The “Baked Eggs in Ham Cups” were delicious. This was one of the featured #CookClub recipes in December so I decided to try it for our Christmas Breakfast. I made a few changes to the original recipe by substituting butter for the pesto and baked them in mini-pie pans, then topped them with grated mozzarella and cheddar cheese as they came out of the oven.
I decided to try them on Jackson before Christmas morning to see if the liked them and ended up making them everyday for breakfast right up to and including Christmas morning. A new and easy year round breakfast dish.
Since reading, “Dishes and Beverages of the Old South” by Martha McCulloch-Williams I had wanted to try her recipe for
Baked Eggs: These most nearly approximate the flavor of roasted ones. Break fresh eggs at the small ends, drain away the whites, break down the shells to deepish cups, each with a yolk at bottom, sprinkle yolks lightly with salt and pepper, add a bit of butter to each, then set shells upright, close over the bottom of a pan, pop the pan into a hot oven, bake twenty minutes, and serve piping hot. This Mammy gave us to keep from wasting yolks when wedding or Christmas cake demanded many whites for frosting (pg 179).
Baked Eggs in Ham Cups
Unsalted butter, for tins
4 1/16-inch-thick round ham slices, about 5 inches around
2 teaspoons pesto
4 large eggs
8 cubes fresh mozzarella
4 cherry or grape tomatoes, halved
Salt and freshly ground black pepper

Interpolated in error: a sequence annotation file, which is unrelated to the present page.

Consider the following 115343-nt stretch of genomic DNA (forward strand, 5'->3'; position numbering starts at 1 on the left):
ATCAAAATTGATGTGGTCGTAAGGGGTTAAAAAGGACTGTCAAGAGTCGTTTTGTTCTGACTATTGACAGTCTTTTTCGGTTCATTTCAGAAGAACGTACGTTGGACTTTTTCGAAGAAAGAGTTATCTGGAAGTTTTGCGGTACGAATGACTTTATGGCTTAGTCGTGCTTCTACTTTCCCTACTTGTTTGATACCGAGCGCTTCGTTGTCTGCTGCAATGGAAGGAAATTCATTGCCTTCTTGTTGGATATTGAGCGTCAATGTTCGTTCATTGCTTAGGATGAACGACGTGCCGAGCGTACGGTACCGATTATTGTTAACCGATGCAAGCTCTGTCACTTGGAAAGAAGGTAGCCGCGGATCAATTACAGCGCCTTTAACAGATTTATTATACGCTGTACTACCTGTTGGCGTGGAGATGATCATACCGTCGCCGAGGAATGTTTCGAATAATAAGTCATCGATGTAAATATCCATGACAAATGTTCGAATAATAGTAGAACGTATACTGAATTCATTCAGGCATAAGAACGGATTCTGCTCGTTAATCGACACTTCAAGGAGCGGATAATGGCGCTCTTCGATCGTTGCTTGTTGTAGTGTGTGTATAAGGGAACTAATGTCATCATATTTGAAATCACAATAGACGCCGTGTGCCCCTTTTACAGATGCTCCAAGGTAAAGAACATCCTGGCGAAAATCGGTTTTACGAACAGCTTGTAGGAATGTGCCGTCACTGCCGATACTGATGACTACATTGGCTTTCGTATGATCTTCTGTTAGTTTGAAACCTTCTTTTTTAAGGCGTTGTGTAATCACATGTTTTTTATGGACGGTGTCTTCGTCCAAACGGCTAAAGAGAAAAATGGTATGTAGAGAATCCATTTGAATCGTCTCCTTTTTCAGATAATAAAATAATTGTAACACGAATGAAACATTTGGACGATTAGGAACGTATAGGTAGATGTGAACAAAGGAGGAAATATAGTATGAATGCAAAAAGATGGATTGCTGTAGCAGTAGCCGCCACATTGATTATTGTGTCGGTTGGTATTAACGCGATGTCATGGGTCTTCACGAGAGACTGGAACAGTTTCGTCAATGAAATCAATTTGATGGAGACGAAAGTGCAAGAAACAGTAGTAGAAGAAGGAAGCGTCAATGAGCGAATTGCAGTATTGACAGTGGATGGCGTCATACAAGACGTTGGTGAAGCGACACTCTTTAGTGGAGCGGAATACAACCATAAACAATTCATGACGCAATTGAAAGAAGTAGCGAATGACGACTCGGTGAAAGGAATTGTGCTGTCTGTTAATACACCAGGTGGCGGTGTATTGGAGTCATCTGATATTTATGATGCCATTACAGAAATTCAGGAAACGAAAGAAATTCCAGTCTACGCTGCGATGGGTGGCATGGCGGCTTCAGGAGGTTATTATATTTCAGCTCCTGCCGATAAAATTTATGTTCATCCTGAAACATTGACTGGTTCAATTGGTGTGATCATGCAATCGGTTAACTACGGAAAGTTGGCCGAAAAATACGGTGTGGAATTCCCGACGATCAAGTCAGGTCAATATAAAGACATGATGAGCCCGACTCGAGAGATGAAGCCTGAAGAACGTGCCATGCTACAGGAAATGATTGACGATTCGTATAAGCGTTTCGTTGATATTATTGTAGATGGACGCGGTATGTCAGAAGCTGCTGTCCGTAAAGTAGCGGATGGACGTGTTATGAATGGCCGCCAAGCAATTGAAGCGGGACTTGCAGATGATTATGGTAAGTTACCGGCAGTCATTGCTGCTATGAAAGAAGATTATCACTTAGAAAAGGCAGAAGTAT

Heat oven to 375 degrees.
Butter 4 compartments of a metal muffin tin. (Cups should be at least 2 inches deep.) Fold each ham slice into quarters, insert the point end in a buttered muffin cup, and let it open — it will have a ruffled look. Place 1/2 teaspoon pesto in the bottom of each ham cup, then carefully crack 1 egg into the cup. Tuck 2 mozzarella cubes and two cherry tomato halves into each cup on top of the eggs and sprinkle with salt and pepper to taste. (Remember that the ham and pesto both lend saltiness to the dish.)
Bake for 15 to 20 minutes, until the egg white looks set but the yolk is still a bit runny. Remove the ham cups from the muffin tin and serve on individual plates or lined up on a platter.
Source: Adapted from Gale Gand’s Brunch! (Clarkson Potter, 2009)
and Janet K. Keeler, Times Staff Writer
#CookClub recipe No. 32: Baked Eggs in Ham Cups
Also from Dishes & Beverages of the Old South
Eggs: Eggs demand an introductory paragraph. As everybody knows, there are eggs and eggs. An egg new-laid has a tiny air-space at each end, betwixt the shell and the silken lining membrane. If left lying, this confined air changes its locality—leaves the ends for the upmost side of the shell. Shells are porous—through them the white evaporates—thus the air bubble on top gets bigger and bigger. By the size of it you can judge fairly the egg’s age—unless it has been kept in cold storage or in water-glass. By boiling hard, throwing in cold water and peeling intact, you can see for yourself if a fresh egg so-called is truly fresh. If fresh there will be no perceptible marring of its oval—but if it shows a shrinkage, and especially if the yolk is so near the shell it shows through the cooked white, there is proof positive that the egg is not new-laid—though it may be perfectly wholesome.